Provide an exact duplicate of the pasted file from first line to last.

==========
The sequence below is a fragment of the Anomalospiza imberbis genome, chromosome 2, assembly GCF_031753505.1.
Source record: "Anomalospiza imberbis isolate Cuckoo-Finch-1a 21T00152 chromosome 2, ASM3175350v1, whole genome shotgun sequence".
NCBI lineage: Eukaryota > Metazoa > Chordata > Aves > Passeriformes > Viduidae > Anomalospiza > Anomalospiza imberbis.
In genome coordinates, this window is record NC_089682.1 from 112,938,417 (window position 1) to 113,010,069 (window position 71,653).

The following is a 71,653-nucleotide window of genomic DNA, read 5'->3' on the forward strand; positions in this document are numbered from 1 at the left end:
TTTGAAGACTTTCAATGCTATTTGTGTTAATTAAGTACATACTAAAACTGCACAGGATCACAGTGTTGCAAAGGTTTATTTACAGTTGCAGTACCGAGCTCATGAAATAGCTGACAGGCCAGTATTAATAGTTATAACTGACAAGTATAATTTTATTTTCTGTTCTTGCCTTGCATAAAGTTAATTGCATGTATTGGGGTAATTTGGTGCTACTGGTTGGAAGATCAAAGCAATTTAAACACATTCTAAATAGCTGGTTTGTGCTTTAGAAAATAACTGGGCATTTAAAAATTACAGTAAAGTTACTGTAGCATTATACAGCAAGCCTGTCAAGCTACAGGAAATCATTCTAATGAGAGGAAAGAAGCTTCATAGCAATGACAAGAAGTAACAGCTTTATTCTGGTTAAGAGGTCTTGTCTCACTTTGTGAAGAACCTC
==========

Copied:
The sequence below is a fragment of the Anomalospiza imberbis genome, chromosome 2, assembly GCF_031753505.1.
Source record: "Anomalospiza imberbis isolate Cuckoo-Finch-1a 21T00152 chromosome 2, ASM3175350v1, whole genome shotgun sequence".
NCBI lineage: Eukaryota > Metazoa > Chordata > Aves > Passeriformes > Viduidae > Anomalospiza > Anomalospiza imberbis.
In genome coordinates, this window is record NC_089682.1 from 112,938,417 (window position 1) to 113,010,069 (window position 71,653).

The following is a 71,653-nucleotide window of genomic DNA, read 5'->3' on the forward strand; positions in this document are numbered from 1 at the left end:
TTTGAAGACTTTCAATGCTATTTGTGTTAATTAAGTACATACTAAAACTGCACAGGATCACAGTGTTGCAAAGGTTTATTTACAGTTGCAGTACCGAGCTCATGAAATAGCTGACAGGCCAGTATTAATAGTTATAACTGACAAGTATAATTTTATTTTCTGTTCTTGCCTTGCATAAAGTTAATTGCATGTATTGGGGTAATTTGGTGCTACTGGTTGGAAGATCAAAGCAATTTAAACACATTCTAAATAGCTGGTTTGTGCTTTAGAAAATAACTGGGCATTTAAAAATTACAGTAAAGTTACTGTAGCATTATACAGCAAGCCTGTCAAGCTACAGGAAATCATTCTAATGAGAGGAAAGAAGCTTCATAGCAATGACAAGAAGTAACAGCTTTATTCTGGTTAAGAGGTCTTGTCTCACTTTGTGAAGAACCTC